I work by series, I have defined successive phases.
Currently, my technique is exclusively digital. My photographic bases come from a smartphone. I do not use any high-flying digital optics, it makes no sense for the rest of my work; The smartphone is the snapshot of the 21st century and represents an unprecedented impact on how one perceives – or consumes – the image.
After my shootings, I take advantage of digital technologies that I divert; I experience extreme distortions without ever knowing how far it will lead me, except that I try at all times to destruct my raw material, resulting from the everyday reality. The framing of my subject, light and the backgrounds are the only tools of composition I can rely on.
A subject becomes one as soon as it gives me a glimpse of potential re-construction. My digital snapshots are a simple starting point for the new reality that I will insert in my formats.
About digital techniques.
By definition, digital techniques are governed by totally rigid mathematical algorithms and calculations. A computer producing an exact result, one can think of a digital creation devoid of life, freezing and predictable: I circumvent this limit by considering the smallest unity of the digital image, which I agglomerate then deform according to my intuition; Thus, I take advantage of a geometric pointillism technically imposed but totally deformable.
Colors, Geometry and Scales.
From inception, Theories of the Color by Johannes Itten are an essential base for my approach of the color. Contrasts and colors are ingredients that make it possible to modify the perception of the world: all combinations are possible and there is only the filter of my appreciation / intuition to accept them … or destroy them forever. I enjoy a freedom almost disconcerting: the experimentation of color is limitless.
Geometry is present on a large part of my formats: symbols, fractal shapes and networks can be duplicated to infinity. The mirrored duplications are also perfectly adapted to this new reality that I am trying to create.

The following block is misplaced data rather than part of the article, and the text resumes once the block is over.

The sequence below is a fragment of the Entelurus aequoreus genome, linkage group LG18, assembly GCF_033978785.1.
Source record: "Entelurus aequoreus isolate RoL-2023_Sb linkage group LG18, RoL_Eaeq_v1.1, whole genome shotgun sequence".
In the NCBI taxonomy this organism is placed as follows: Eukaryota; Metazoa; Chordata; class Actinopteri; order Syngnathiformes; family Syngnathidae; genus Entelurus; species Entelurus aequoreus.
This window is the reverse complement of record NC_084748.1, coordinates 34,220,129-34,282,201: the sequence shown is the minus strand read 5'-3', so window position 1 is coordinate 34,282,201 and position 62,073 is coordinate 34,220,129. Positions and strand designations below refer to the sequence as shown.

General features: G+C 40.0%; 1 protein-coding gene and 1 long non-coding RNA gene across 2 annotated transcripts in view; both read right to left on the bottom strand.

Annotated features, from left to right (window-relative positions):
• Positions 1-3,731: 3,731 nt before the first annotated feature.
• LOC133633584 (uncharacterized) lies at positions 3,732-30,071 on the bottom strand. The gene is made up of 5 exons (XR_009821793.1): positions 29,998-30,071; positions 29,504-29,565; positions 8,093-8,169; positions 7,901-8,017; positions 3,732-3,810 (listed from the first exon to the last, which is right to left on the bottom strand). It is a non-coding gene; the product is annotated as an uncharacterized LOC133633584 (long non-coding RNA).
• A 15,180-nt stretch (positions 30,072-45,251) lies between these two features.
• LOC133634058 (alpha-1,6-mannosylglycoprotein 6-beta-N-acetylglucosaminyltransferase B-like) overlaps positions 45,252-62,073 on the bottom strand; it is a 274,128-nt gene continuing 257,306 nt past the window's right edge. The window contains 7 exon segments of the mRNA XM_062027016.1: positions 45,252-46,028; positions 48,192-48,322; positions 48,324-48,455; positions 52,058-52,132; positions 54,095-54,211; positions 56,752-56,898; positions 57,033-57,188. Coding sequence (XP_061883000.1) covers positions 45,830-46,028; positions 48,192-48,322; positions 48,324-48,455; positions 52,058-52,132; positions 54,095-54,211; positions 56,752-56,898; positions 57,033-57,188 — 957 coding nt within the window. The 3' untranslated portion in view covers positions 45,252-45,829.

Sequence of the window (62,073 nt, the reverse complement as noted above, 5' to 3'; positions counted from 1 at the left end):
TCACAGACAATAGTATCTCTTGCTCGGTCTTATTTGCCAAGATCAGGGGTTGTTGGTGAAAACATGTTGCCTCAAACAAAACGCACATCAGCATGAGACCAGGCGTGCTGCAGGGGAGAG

Infinitesimal and infinitely big are only one reality, both reflected: are the atomic, cellular or stellar distances not comparable? My work establishes a parallel between cell, atom and pixel and I do think that the smallest unit can include Creation as a whole.
Symmetries, networks, labyrinths | Perception.
I strive to secure some spectators proposing symmetries, or at least a series of axes enabling them to cling to a certain visual reality; in Textured series, some inventions consist of intricate networks and labyrinths: one can enter it but one does not get out of it. An astonishing observation is then necessary: if our senses and our understanding have a limit, one is nevertheless able to create beyond the perception. This represents a satisfactory definition of Art.
If symmetries and duplications appear quite clearly in the geometries I propose, I do not want them to impose static images: colors and contrasts amplify the movement of my creations, it is a fundamental point of my work. Moreover, some of my images retain realistic elements, one can recognize or interpret everyday things: one sees them, understands them, but distortion modifies their reality.
What I create does not exist, at least in our confined reality.
My blurred photographic re-compositions (Blurred Monuments) include an additional feature: physical distance to format. Perception is modified according to the spatial position in relation to the image. Ten meters: the subject is fully captured; five meters: eye focuses on the rhythms of shades that compose the subject; one meter: one perceives only thin clouds of points. A few centimeters closer, one is immersed in a myriad of sharp points, aggregated in variable masses: one is at the heart of the subject but can not perceive it as a whole. This visual search imposed the monumental dimension of some of my photographic re-compositions, notably Les Inquisitrices.
When using blur, I follow another objective: to offer a freedom to the viewer, not to impose on him a ready-made, simply observable reality.
I invite the spectator to recreate a part of the image following his own sensitivity.
I wanted to revisit classicism through my recent series Aphrodites and Kouros by destructuring these original icons. However, I do not distort them, I propose simply another reality — perhaps iconoclastic — in the manner of Gerhard Richter who proposed a contemporary alternative to the genres of the portrait and the nude, where blur holds an important place.
My images do not procrastinate, my themes are simple, at the crossing of a personal reality and an amazing experiment that pushes the eye into its entrenchments.